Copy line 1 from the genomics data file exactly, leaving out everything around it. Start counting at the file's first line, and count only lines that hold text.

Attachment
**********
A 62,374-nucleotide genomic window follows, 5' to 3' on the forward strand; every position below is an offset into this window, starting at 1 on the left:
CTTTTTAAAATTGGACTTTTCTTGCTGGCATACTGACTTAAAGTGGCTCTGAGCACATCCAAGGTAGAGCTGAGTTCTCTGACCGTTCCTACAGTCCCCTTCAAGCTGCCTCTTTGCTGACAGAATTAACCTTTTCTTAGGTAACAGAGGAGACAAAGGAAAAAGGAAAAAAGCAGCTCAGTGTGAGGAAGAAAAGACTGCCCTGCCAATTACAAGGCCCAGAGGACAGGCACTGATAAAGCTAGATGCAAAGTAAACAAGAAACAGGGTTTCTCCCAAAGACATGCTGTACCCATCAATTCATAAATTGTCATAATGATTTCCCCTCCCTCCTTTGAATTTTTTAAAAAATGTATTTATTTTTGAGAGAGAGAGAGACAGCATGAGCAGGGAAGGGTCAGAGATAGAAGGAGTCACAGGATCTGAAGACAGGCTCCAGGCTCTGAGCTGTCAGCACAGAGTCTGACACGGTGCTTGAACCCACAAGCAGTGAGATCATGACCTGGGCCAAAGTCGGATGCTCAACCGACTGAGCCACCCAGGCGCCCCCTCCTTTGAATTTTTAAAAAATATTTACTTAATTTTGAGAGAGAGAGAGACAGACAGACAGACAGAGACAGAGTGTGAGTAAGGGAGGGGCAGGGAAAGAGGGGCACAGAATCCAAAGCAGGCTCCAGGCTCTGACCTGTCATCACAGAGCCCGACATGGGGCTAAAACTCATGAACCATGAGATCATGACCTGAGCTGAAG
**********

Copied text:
A 62,374-nucleotide genomic window follows, 5' to 3' on the forward strand; every position below is an offset into this window, starting at 1 on the left: